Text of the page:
Once again, Netflix streaming comes through for me with quite a nice movie in their “recommendations” section. Looking for a change in my movie-watching the other day, I decided to browse through Netflix to see what I might like and I found 2011’s Seeking Justice, starring Nicolas Cage. Thinking it was something along the lines of Law Abiding Citizen or Death Sentence, I was pleasantly surprised that it was something more intense and had quite a serious tone—something Cage seems to be fleeing from nowadays. Although it left me with a few unanswered questions, I liked it a lot and found it quite entertaining.
When it comes to Nicolas Cage in films these days, it’s almost comedic how many movies he releases per year. In 2011, he was featured in five movies; yet in 2012, there’s only one movie on his IMDb.com credits. 2013 has him with three and he’s got four, so far, slated for 2014. But no matter how many movies he works on, one thing for sure, you’ll enjoy them to some degree.
As Seeking Justice came up on the “popular” section of Netflix streaming, what caught my eye was when I read the description about a man who seeks justice after his wife is brutally assaulted and raped. It made me believe that this was some kind of film about Nicolas Cage tracking down some guy who did unspeakable things to his wife and how he was going to get revenge. But that wasn’t the case at all. The other thing that caught my eye (and this was when the credits started popping up during the start of the film) was the cast featured within. With all these well-known actors and actresses, how come I’ve never heard of this film? I don’t remember Seeking Justice ever showing up in TV spots or even seeing trailers or posters in theaters. It’s funny, because this is the second film I’ve enjoyed from Cage that has shown up in my Netflix streaming “recommendations” column, the first being Trespass.
Whatever the case, I chose the movie and decided to watch it.
Will Gerard (Cage), a school teacher, and his wife, Laura (January Jones), a musician, are a happily married couple, living in New Orleans. One night, as Will is at a chess club with his friend, Jimmy (Harold Perrineau), who is the principal at the school where Will teaches, Laura is at music practice with her good friend, Trudy (Jennifer Carpenter). After practice, Laura is brutally assaulted and raped by some unknown
It’s nice to see Nicolas Cage give a good performance in a film, leaving most of his eccentricities at the door and giving us someone we can see ourselves as. We really don’t see him goof around much in this film…I think the only time he does is when he’s imitating James Brown for a brief moment as he jokes around with his wife and friends. We see ourselves making the exact choices he makes, so there’s really no move he makes illogically.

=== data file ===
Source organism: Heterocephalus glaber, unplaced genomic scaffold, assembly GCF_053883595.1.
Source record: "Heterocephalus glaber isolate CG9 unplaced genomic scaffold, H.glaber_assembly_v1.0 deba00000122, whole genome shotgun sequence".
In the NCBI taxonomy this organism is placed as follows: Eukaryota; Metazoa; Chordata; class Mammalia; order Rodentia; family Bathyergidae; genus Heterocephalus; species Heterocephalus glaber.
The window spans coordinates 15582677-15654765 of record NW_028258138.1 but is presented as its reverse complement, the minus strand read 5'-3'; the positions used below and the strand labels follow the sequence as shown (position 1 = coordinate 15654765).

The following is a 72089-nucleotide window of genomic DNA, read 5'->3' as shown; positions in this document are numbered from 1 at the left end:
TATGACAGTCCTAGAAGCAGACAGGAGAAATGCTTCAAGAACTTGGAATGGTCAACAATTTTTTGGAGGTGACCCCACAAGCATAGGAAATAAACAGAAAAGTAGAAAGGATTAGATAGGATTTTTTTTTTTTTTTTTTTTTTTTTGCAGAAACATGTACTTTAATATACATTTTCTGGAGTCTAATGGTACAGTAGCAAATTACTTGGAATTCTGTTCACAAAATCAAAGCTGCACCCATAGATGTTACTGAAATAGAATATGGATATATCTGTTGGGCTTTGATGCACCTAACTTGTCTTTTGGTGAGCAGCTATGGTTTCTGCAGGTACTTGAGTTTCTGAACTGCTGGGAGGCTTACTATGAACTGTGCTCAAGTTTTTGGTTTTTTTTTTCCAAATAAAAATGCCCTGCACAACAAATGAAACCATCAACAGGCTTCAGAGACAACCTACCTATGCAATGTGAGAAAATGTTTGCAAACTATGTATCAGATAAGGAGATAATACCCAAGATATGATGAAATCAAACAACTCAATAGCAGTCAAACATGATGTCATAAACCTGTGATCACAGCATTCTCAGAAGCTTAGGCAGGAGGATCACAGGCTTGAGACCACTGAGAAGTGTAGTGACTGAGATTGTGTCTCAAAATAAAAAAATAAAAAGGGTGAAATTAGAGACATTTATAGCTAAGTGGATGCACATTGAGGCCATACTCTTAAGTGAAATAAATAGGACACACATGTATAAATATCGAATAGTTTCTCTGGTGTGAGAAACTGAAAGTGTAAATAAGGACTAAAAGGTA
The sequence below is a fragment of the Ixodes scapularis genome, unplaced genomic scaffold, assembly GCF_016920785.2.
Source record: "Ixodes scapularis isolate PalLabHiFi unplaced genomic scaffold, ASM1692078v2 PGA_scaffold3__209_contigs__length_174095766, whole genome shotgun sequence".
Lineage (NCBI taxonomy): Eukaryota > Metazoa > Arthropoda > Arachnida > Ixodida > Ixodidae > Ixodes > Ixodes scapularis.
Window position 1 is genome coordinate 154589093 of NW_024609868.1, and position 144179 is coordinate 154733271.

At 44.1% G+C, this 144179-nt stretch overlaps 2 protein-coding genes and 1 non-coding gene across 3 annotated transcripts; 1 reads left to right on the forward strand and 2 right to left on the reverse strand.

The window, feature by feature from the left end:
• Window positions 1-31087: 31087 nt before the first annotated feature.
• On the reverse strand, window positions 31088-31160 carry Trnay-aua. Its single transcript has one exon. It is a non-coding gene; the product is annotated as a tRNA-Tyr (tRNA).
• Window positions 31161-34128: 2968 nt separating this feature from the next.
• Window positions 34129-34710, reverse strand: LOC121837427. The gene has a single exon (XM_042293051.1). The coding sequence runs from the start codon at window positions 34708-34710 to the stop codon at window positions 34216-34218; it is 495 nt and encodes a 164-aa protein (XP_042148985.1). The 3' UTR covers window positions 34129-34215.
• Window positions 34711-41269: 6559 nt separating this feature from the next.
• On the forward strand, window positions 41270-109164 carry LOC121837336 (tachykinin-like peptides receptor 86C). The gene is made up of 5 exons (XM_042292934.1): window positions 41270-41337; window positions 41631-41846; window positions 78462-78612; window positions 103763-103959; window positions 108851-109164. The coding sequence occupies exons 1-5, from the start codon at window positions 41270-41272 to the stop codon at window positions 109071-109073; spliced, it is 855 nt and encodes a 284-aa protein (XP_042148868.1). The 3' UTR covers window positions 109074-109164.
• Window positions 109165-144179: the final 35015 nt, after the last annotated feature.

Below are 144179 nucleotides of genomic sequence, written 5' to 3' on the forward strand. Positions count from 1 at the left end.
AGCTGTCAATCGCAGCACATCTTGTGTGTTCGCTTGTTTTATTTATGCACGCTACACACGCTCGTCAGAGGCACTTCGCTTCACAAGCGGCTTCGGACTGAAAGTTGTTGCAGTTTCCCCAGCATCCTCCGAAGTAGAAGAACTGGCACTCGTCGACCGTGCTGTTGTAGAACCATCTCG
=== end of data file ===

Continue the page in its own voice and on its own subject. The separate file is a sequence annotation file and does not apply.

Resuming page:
January Jones is all right in her part as the wife, although there doesn’t seem to be a lot of chemistry between her and Cage. Maybe it’s because I kept thinking of her off screen capers, how she’s sort of despised for certain things she has said in the media…but that shouldn’t affect my judgment of her performance. She was okay.
I’ve always liked Harold Perrineau, from his time in “Lost” to his villainous role in “Sons of Anarchy,” he’s always been a solid actor in everything I’ve seen him in and doesn’t disappoint in this one.
Jennifer Carpenter is wasted in this film, limited to a few minutes—the filmmakers could’ve gotten someone else to just be “the friend” to January Jones’s character. I was looking forward to her in this film because, being a fan of Showtime’s “Dexter,” I’ve always noticed she can have quite a range when it comes to showing emotion. Maybe Carpenter and Jones should’ve swapped roles…I think that might’ve added to the film.
Guy Pearce nails it as Simon, the lead man of this secret organization. He comes across as someone who youthink you can trust and you find yourself believing you’d do the same thing if you were Nicolas Cage’s character because Pearce seems so damned honest. But he plays that nice-guy-come-backstabber so eloquently; he should get parts like this one more often.
One question that rang in my head after watching this: How does the organization that Simon runs get funded? Seems that they recruit people like Will, who want justice or revenge, to do these deeds, but how does this pay off for them? Is this just some club they have? Do they all have day jobs? It just doesn’t seem logical. They all have some nice firepower, brand new black SUVs, cool wardrobes, so where’s the money coming from to pay for all this? All this kind of went through my mind as I watched and I was waiting for some explanation as to how the group gets financed, but it never comes to fruition. And, if they’re such ghosts that they can get into locked apartments or schools and they can beat any type of security, why don’t they just do the bad deeds themselves? Why recruit some average Joe to do what they want and risk them fucking it up? That’s the few things that I thought about while watching this film.
And my final “bit”?
Don’t get me wrong, I know that I’m praising this movie, but you need to see it for the enjoyment level you’ll get out of it. Seeking Justice is most certainly a ridiculous movie played out with a serious tone, but it’s not thought-provoking or something that’ll make you analyze what you’ve just seen, just a good popcorn movie to sit and enjoy watching. It’s not a perfect movie—there’s no message here, no moral of the story (unless one that says you shouldn’t get involved with a secret organization), just an interesting story from start to finish. But…at the end…seems like they wanted to go with a sequel. Well…just remember…”the hungry rabbit jumps.”
Thanks for reading and I welcome any comments!